Second, it can be implemented across borders. While carbon taxation is constrained by territorial limits, an investment emissions intensity tax accepts the reality that funds invest internationally. 

Third, with little need for international coordination, the tax could be implemented within a decade. Speed matters in climate finance policymaking — just 4 percent of global emissions in 2022 were covered by carbon prices aligned with global warming of 2C. 

Fourth, it is powerful enough to include indirect emissions — those embedded in supply chains, or released when products are used. Even the most influential carbon accounting and disclosure initiatives, including the Greenhouse Gas Protocol and the Task Force on Climate-Related Financial Disclosures, allow Scope 3 reporting to remain voluntary. Including those emissions in this tax will drive companies to focus on energy-efficient processes and product design and minimise greenwashing. 

An obvious risk is offshoring — that regulated funds divest polluting assets to investors who are not covered by the tax. This risk can be reduced by setting tax thresholds by sector. This penalises the most polluting outliers within sectors, instead of creating excessive exposure (and offshoring risk) for the most emissions-intensive industries. 

Outliers would be incentivised to reduce their emissions by the promise of keeping hold of their access to capital from regulated funds. 

Even with all that optimism, all these schemes, and all those headlines, climate disclosures do not have the power to divert capital away from fossil fuels quickly enough. An investment emissions intensity tax would challenge funds to match their net zero declarations with actions.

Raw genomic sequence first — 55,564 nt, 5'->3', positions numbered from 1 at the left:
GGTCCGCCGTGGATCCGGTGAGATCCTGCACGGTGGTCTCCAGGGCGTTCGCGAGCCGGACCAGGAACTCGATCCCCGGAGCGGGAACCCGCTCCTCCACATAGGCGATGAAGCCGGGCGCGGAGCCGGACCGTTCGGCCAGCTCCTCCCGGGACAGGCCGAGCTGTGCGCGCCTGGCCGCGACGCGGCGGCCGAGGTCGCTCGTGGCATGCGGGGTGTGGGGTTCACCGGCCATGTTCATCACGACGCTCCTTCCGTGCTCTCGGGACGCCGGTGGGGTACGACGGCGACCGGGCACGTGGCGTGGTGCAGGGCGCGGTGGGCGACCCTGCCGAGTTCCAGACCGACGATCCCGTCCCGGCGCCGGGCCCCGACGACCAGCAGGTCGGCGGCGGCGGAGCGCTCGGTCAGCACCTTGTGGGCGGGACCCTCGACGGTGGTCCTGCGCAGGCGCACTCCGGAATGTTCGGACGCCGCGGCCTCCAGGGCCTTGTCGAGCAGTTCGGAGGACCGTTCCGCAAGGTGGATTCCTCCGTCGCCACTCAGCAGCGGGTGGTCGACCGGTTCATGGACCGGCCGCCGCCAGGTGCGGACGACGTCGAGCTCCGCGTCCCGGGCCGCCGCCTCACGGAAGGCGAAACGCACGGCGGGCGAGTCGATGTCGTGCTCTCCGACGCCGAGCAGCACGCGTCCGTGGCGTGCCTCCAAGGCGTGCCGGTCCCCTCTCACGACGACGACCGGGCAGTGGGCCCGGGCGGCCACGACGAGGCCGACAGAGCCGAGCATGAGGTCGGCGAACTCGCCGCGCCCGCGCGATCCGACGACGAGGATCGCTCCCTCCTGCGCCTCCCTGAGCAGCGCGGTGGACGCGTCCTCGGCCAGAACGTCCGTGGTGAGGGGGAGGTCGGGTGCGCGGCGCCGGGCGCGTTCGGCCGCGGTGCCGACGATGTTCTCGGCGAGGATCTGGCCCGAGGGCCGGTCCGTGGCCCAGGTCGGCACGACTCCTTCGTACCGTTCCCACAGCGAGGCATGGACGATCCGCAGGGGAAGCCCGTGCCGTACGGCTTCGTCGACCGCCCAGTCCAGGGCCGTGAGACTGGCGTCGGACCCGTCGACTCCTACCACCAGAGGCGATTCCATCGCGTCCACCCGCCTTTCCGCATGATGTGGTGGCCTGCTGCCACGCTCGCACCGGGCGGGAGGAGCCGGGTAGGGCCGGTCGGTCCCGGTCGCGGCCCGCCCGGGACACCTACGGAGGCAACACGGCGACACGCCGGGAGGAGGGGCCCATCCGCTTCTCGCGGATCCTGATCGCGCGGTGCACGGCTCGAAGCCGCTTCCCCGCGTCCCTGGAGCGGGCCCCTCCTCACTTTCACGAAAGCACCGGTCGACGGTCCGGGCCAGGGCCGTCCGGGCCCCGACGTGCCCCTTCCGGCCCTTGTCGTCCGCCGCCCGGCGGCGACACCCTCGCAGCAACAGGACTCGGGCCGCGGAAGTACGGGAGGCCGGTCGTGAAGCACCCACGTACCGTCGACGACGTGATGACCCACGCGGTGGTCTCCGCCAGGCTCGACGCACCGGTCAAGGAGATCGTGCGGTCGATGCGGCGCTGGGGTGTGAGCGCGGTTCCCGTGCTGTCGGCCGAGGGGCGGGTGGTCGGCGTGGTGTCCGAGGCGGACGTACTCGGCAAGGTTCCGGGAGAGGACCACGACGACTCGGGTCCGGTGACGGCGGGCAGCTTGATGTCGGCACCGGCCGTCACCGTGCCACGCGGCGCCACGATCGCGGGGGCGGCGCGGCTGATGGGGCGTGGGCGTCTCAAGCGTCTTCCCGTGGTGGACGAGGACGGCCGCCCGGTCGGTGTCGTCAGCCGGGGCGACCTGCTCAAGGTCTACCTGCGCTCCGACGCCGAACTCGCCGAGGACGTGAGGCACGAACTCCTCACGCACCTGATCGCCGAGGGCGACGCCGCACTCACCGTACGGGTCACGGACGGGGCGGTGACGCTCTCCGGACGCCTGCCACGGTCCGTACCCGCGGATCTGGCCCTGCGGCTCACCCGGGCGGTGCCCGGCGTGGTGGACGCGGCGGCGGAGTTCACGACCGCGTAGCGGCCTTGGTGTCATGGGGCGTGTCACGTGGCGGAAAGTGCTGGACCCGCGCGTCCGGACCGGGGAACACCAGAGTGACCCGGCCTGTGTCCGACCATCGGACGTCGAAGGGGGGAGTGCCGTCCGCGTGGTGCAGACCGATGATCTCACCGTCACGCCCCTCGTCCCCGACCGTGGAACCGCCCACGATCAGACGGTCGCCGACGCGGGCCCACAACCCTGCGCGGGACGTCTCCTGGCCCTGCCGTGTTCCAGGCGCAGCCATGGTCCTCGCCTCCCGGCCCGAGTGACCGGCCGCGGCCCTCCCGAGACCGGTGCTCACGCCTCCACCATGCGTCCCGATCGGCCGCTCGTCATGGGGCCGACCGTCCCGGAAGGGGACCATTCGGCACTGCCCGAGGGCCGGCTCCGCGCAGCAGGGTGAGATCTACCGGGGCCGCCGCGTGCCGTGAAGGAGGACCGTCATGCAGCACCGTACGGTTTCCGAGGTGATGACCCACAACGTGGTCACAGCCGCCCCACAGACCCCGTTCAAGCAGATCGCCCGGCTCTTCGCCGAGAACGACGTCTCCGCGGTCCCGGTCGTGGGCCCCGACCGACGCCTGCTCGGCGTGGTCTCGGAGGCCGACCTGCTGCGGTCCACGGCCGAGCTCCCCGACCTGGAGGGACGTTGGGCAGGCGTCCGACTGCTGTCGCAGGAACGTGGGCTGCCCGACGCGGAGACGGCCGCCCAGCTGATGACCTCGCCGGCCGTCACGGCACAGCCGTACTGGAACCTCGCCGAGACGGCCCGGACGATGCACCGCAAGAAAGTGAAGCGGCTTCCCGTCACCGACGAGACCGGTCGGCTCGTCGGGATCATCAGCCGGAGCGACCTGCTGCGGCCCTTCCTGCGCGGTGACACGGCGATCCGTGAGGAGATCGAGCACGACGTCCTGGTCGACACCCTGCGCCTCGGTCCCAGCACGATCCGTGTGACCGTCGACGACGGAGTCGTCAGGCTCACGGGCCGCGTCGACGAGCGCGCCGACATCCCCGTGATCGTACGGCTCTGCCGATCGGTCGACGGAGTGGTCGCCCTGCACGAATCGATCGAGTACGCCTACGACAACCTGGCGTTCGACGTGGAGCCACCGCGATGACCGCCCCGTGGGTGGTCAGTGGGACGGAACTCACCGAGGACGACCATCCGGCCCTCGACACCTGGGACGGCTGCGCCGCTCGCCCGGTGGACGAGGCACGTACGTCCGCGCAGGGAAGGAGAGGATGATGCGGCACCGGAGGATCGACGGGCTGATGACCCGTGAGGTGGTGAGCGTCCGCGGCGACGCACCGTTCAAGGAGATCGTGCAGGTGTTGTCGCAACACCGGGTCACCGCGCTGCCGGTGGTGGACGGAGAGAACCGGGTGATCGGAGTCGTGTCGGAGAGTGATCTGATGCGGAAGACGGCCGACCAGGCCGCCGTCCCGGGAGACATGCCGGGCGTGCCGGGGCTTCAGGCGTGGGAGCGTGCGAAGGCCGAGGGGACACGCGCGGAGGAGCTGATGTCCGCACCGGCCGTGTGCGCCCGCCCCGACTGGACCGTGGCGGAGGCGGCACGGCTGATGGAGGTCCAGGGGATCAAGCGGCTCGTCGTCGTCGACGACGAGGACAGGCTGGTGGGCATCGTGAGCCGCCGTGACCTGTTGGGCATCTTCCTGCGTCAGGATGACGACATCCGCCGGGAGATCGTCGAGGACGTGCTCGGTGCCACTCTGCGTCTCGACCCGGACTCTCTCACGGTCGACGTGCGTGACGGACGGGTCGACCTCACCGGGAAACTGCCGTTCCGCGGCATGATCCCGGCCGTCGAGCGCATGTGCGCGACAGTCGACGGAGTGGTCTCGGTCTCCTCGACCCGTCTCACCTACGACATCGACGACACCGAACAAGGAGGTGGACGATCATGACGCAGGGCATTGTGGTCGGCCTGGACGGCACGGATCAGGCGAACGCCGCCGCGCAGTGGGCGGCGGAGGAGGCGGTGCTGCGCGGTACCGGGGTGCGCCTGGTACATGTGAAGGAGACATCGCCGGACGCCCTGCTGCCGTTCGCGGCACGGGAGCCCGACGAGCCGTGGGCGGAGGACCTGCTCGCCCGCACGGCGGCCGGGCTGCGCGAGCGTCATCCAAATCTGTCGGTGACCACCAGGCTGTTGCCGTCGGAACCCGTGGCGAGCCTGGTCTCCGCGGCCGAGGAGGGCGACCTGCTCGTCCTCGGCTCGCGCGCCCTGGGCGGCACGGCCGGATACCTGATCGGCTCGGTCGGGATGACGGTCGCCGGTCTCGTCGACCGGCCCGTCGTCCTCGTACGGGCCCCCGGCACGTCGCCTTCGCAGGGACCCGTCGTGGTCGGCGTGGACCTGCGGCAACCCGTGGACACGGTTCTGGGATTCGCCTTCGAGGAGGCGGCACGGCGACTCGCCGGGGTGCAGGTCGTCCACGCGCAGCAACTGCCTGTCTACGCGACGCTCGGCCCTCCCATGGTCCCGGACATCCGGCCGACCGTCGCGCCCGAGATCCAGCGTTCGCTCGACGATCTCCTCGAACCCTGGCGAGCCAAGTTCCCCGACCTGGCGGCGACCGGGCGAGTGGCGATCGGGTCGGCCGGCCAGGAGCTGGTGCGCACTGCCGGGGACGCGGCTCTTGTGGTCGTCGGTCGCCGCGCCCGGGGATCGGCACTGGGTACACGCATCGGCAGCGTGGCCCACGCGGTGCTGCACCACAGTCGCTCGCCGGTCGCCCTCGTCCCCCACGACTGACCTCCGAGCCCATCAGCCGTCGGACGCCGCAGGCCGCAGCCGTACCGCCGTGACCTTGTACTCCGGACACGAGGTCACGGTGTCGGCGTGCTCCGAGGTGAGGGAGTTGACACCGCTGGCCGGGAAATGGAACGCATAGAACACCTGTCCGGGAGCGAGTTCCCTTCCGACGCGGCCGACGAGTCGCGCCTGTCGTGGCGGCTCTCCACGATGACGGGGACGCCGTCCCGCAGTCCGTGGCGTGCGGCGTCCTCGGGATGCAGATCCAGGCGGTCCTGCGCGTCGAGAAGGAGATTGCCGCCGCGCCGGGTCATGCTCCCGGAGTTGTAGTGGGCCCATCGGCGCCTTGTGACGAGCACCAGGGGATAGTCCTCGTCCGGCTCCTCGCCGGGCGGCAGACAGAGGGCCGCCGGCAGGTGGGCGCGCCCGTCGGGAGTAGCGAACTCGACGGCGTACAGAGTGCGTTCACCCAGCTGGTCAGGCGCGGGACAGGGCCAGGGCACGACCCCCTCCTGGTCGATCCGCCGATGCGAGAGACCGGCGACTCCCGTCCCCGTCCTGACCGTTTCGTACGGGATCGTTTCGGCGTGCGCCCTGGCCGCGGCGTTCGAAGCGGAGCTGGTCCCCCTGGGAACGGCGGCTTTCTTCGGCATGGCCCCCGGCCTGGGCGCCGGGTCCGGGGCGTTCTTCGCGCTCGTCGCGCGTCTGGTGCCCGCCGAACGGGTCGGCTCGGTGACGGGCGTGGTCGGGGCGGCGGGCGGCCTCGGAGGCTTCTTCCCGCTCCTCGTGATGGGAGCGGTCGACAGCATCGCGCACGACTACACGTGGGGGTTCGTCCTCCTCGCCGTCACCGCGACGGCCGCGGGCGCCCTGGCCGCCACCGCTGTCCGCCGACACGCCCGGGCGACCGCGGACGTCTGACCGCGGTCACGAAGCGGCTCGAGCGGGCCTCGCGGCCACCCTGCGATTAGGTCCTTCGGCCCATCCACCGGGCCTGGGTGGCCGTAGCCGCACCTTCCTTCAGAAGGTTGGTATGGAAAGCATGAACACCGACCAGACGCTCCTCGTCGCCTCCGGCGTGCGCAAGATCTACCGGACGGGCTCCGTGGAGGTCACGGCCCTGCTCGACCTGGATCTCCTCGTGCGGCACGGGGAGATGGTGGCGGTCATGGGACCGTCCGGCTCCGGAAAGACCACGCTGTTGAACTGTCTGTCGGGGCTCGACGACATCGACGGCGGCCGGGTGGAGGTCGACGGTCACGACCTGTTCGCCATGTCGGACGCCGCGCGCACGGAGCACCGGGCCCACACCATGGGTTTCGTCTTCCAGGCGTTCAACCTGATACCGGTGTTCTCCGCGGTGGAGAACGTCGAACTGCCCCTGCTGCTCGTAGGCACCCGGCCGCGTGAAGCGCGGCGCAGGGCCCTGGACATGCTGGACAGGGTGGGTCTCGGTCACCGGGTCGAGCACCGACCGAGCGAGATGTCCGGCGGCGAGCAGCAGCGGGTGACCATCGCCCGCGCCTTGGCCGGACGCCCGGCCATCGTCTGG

This article is also published in Sustainable Views. illuminem Voices is a democratic space presenting the thoughts and opinions of leading Sustainability & Energy writers, their opinions do not necessarily represent those of illuminem.

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About the authors

David Donnelly is currently Senior Adviser on Finance for Nature-Based Solutions (NbS) at WWF-UK's NbS Accelerator, supporting bankable NbS to become investment ready. David is a renewable energy and infrastructure project finance expert with 25+ years of experience and has recently completed an MSc in Global Climate Economics and Policy at UCL in 2021.

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Marie Fricaudet is a PhD student at UCL. She holds an MSc in Public Policy from the University Sciences Po Paris and the London School of Economics and Political Sciences (LSE). Her interests and areas of expertise include financial climate risks, shipping decarbonisation, and stranded assets risk in shipping.

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Nadia Ameli is a Principal Research Fellow at University College London's Institute for Sustainable Resources. Nadia is also bringing research insights into policymaking and practical experience to bear upon academic studies. Her research supported the work at several international public policy organizations, including the OECD, the European Commission and the United Nations.